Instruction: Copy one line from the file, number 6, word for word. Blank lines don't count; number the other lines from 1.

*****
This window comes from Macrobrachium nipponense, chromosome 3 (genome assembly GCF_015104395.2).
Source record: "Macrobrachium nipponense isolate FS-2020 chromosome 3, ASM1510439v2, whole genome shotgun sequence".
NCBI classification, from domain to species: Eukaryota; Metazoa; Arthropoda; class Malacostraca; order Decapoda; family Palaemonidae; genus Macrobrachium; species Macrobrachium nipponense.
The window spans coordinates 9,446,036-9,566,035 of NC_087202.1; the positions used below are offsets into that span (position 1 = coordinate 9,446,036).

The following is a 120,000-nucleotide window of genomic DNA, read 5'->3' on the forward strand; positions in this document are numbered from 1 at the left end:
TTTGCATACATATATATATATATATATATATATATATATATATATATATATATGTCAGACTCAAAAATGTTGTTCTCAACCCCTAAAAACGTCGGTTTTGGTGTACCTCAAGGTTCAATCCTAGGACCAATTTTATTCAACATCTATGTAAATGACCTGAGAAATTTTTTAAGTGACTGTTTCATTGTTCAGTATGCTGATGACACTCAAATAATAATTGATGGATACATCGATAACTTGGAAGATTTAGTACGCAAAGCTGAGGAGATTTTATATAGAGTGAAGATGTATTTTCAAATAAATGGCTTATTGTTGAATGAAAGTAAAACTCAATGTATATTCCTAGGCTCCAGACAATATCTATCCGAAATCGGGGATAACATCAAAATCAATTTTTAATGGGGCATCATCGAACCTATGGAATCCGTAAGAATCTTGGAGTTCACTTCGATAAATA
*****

TTTGCATACATATATATATATATATATATATATATATATATATATATATATATGTCAGACTCAAAAATGTTGTTCTCAACCCCTAAAAACGTCGGTTTTGGTGTACCTCAAGGTTCAATCCTAGGACCAATTTTATTCAACATCTATGTAAATGACCTGAGAAATTTTTTAAGTGACTGTTTCATTGTTCAGTATGCTGATGACACTCAAATAATAATTGATGGATACATCGATAACTTGGAAGATTTAGTACGCAAAGCTGAGGAGATTTTATATAGAGTGAAGATGTATTTTCAAATAAATGGCTTATTGTTGAATGAAAGTAAAACTCAATGTATATTCCTAGGCTCCAGACAATATCTATCCGAAATCGGGGATAACATCAAAATCAATTTTTAATGGGGCATCATCGAACCTATGGAATCCGTAAGAATCTTGGAGTTCACTTCGATAAATA